Still, the field is in something of a Wild West phase, with vast differences in regulation and practice from one state or health care provider to another.
Right now, a patient walking into a health care setting who struggles with English has no guarantee of working with a competent, trained medical interpreter. Those services could be provided by a nurse who happens to be bilingual. In some cases it might be a child, a relative, or even the hospital or clinic janitor.
Joyce Denn has seen that kind of recruitment up close. She is a labor and delivery nurse at St. John’s Hospital in Maplewood, Minn., where there are trained interpreters on staff. But 10 years ago, she worked in a hospital in Queens, N.Y., where things were different.
“We got patients from all over, particularly from Russia, Uzbekistan, Tajikistan,” says Denn. “We had a lot of patients from Iran and Haiti, and there was no system for interpreters there. None. If we had a patient who spoke no English, there would be overhead paging throughout the hospital: ‘If there is anyone in the house who speaks this language, please report to whatever unit needed it.’ So we would get visitors, we’d get people from housekeeping. I mean, when I think back on that, it’s terrible.”
Medical professionals today understand that being bilingual hardly qualifies a person for the work of medical interpreting. Trained interpreters are expert at visual cues, dialects and complex medical jargon and terminology — and they operate within a strict ethical framework that protects the privacy and rights of the patient.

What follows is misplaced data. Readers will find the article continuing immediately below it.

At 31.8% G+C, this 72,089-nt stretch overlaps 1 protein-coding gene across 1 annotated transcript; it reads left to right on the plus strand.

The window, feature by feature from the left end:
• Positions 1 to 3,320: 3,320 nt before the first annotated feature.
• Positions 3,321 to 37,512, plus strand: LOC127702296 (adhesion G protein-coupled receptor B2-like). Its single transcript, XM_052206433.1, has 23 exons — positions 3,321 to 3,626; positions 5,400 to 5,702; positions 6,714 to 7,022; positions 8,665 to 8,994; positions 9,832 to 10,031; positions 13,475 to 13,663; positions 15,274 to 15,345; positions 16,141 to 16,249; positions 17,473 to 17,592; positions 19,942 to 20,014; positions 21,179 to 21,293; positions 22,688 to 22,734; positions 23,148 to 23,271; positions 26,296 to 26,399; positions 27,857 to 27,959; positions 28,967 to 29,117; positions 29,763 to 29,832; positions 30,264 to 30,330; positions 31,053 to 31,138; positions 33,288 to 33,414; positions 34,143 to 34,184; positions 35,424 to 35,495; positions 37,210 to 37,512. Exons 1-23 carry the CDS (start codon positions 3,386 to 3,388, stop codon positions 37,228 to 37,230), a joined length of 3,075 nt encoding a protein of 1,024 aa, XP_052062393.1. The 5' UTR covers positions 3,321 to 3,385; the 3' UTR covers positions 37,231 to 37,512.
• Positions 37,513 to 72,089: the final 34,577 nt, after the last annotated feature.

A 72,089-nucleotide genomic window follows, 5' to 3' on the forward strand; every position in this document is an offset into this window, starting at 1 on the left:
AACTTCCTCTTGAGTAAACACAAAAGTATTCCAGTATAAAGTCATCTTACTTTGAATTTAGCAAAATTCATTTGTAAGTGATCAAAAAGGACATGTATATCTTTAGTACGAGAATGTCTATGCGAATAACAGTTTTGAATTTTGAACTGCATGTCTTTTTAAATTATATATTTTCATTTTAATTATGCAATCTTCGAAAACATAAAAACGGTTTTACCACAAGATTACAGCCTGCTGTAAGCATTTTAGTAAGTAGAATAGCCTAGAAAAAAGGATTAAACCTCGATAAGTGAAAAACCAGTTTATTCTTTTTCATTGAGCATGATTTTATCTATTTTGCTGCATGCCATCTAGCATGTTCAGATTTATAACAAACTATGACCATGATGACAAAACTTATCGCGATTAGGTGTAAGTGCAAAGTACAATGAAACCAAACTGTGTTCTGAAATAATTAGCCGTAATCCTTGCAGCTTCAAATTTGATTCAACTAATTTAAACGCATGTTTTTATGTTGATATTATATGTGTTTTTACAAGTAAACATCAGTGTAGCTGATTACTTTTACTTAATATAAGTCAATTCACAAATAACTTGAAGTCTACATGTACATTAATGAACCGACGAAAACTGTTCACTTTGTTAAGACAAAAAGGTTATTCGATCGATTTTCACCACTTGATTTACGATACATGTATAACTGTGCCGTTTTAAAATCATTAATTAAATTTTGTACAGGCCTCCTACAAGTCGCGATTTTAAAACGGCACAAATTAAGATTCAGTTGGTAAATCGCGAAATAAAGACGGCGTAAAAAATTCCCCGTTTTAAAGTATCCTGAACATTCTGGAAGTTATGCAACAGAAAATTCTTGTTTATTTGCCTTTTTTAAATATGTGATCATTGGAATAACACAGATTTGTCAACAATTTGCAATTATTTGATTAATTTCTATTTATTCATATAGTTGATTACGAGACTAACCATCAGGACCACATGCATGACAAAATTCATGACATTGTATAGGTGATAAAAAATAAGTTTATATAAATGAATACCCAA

A slew of state and federal legislation offers legal promises of protection to patients, beginning with Title VI of the Civil Rights Act of 1964, which prohibits any institution that uses federal funds from discriminating based on “race, color, religion or national origin.”
What this means, according to Mara Youdelman, a managing attorney with the National Health Law Program in Washington, D.C., is this: “If a hospital or other health care provider is taking federal funds — which virtually every hospital does because they participate in the Medicaid and Medicare programs — they need to provide services to ensure that limited English proficient patients can communicate with their providers, access the health care system and receive similar treatment to those who speak English as well.”